Monday, 18 March 2019

The NUMBER 26 Route


Hackney Wick to Waterloo Station
Thursday March 14  2019



 Last time we rode this route was in lovely summer sunshine and with a guest photographer riding along which is my way of excusing  the standard of today’s photography – quantity yes, quality ?

We met at Hackney Wick which always strikes me as something of a no man’s land, cowering as it does under the elevated A12. The early part of the route is dominated by swathes of Hackney homes, some older but certainly more numerous than ten years ago. Dotted amongst them are a very few remaining pubs, which somehow must have survived various eras of demolition deliberate or otherwise. 

Hackney also seemed to be laying (?) new cycle paths – not usually a feature I comment on but I was quite taken with these sandy looking lanes which I find more attractive than the blue of the Superhighways – I gather the ‘super’ bit is to be dropped in order to discourage a certain kind of cyclist who viewed them as an invitation to race ? Between the many new blocks you can see some remnants of older cottages in what once would have been Hackney Wyke village.. As Hackney’s own site  says the regeneration has been extensive and noticeable.
The emphasis on providing space for artists is more obvious as you approach central Hackney and we passed both the London School of Architecture and a newly built Arts Space. This one had some slightly strange plastic cladding which Jo thought served as double glazing but which looked to me like the kind of packaging which invites puncturing.
In contrast just in front was a rather well preserved cattle trough of which, according to this website, Hackney has several. And did you know that Samuel Gurney whose statue we passed last week was one of the founding members of this association?
















New local ‘industries’ along here include the ‘Five points Brewery’; however I have failed to find out what the five points might be? Even more cringe worthy was a beauty shop called ‘Crème Beau-le’ .




Once we were over the Regents Canal we were heading down the Hackney Road – there are some new builds along here but the older shabbier outlets were very much as they were 10 years ago, namely bag/leather shops . This seems to be one of the older industries that has survived or been partially resurrected – we spotted Boris Bags, Dill Bags, United Bags, Face Bags, and no doubt missed many more.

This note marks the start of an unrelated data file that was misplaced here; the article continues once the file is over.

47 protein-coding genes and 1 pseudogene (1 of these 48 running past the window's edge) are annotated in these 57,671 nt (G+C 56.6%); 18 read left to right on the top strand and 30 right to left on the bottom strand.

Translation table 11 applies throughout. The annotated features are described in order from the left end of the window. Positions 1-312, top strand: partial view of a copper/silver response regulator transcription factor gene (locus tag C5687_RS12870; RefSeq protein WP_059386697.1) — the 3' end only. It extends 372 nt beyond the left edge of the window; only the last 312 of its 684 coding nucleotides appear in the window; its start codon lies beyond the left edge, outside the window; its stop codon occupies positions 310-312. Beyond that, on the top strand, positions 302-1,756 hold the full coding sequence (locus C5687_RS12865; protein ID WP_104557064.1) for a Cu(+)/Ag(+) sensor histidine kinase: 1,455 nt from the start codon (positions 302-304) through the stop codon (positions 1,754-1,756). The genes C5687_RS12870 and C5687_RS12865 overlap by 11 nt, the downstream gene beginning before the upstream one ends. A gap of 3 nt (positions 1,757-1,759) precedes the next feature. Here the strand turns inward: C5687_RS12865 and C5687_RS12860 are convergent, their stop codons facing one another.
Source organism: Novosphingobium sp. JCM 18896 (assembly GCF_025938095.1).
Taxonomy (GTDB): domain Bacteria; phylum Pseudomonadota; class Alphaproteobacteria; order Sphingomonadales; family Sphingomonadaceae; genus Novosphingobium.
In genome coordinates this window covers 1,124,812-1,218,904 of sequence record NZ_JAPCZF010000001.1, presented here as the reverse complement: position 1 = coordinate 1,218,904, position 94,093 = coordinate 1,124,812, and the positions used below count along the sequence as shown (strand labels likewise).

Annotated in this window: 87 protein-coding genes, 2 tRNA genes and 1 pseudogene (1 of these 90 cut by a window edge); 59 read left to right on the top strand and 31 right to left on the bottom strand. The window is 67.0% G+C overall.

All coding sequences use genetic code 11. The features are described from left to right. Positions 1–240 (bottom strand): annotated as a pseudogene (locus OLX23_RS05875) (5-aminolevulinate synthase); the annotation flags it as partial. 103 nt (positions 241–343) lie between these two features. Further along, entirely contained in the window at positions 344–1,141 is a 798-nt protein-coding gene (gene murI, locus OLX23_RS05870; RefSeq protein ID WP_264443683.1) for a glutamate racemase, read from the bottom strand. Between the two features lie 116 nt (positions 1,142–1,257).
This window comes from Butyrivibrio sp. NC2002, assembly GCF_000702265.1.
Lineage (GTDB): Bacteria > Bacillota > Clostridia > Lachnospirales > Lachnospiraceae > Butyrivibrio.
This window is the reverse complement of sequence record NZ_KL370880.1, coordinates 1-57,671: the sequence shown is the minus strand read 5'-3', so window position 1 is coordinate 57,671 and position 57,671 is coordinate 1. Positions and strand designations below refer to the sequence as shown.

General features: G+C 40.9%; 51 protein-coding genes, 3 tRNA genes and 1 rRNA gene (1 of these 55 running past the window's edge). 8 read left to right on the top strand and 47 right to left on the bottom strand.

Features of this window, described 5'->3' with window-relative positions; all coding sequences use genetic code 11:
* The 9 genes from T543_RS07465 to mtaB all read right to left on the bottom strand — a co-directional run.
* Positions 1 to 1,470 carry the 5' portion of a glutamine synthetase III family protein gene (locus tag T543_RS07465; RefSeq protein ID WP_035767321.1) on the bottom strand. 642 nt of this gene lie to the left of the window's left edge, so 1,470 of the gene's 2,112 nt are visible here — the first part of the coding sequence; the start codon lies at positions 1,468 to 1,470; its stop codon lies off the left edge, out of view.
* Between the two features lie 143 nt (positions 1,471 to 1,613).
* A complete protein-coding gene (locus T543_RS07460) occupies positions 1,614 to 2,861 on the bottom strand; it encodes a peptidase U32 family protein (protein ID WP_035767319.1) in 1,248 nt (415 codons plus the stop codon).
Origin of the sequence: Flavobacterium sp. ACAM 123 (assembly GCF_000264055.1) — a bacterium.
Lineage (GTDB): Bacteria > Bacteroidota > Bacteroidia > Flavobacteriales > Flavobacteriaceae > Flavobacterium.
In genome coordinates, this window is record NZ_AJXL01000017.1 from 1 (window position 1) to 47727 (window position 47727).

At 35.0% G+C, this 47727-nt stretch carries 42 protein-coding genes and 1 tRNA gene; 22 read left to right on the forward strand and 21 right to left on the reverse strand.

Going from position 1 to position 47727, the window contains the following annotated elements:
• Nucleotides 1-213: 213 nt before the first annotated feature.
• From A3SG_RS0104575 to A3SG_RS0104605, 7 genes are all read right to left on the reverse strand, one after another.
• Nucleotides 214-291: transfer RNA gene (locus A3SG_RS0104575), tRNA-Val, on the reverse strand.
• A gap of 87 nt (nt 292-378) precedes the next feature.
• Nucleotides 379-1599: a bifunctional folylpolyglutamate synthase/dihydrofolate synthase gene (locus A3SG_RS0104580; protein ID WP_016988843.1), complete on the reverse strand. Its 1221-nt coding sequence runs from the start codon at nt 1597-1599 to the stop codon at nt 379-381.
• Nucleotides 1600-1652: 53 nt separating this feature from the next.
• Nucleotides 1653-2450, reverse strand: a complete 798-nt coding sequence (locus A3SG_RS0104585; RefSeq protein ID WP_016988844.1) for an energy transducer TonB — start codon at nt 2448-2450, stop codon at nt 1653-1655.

The Hackney Road leads the 26 into even trendier Shoreditch, famous for its varied graffitti,   past Columbia Market, and what I thought was a cycle /launderette combo called ‘Powder to the People’, which is apparently a  dance song. 

Interestingly there were also several hoardings advertising ‘Containerville’ which offers nearby workspace for creatives presumably at a lesser cost than the office and living spaces going up just close to Liverpool Street station.

The 26 slowed down along Broadgate – the rather Mannerist block which went up about 30 years ago is being renovated doubtless with some additions. We were not clear whether this is the cause of Liverpool Street’s bus station not being in use but more likely Crossrail, whose changing end date rivals that of Brexit.


Just past here where Wormwood street crosses we had our second (still rainy) viewing of the little cabin perched on the overhead footbridge – an artwork from 2018’s Sculpture in the City.

St Botolph’s , whose  plan was to welcome all comers, nestles between the newer buildings with another building site further along  so it was quite a relief to be coming down the side of the more familiar Bank of England  where access is now restricted to buses and cycles, and of course pedestrians.   


There followed the slowest part of this trip today, slow enough for the weather to go from grey to rain to sun  in the way only London spring weather can as we passed St Paul’s , St Mary Aldermanbury  whose  garden
 is one of the welcome oases in the City, and then even more slowly down Ludgate Hill . I sometimes envisage Sir Christopher Wren looking at the traffic in a totally bemused way and thinking how to walk must be faster than this – on the other hand had he lived nowadays he might have had a mid-life crisis and bought himself a useless sports car…


Inevitably as we still had to get considerably further west Fleet Street was the preferred route.  No longer the hub of the printed word it boasts many fine public clocks – we thought to remind reporters of their deadlines.
All things considered  the timings were not bad: just on an hour from far east Hackney Wick and clearly this 26 was ahead of schedule  as he stopped on the bridge to ‘regulate the service’  though with only one stop to go it was more likely he was waiting for his  space where the 26s rest up before they turn round. The final stop is of course in front of Waterloo Station side entrance, handy for us to step inside, use the now (since March 1st) free loos and admire Waterloo’s new platforms 20-23, once the home of Eurostar and finally refurbished.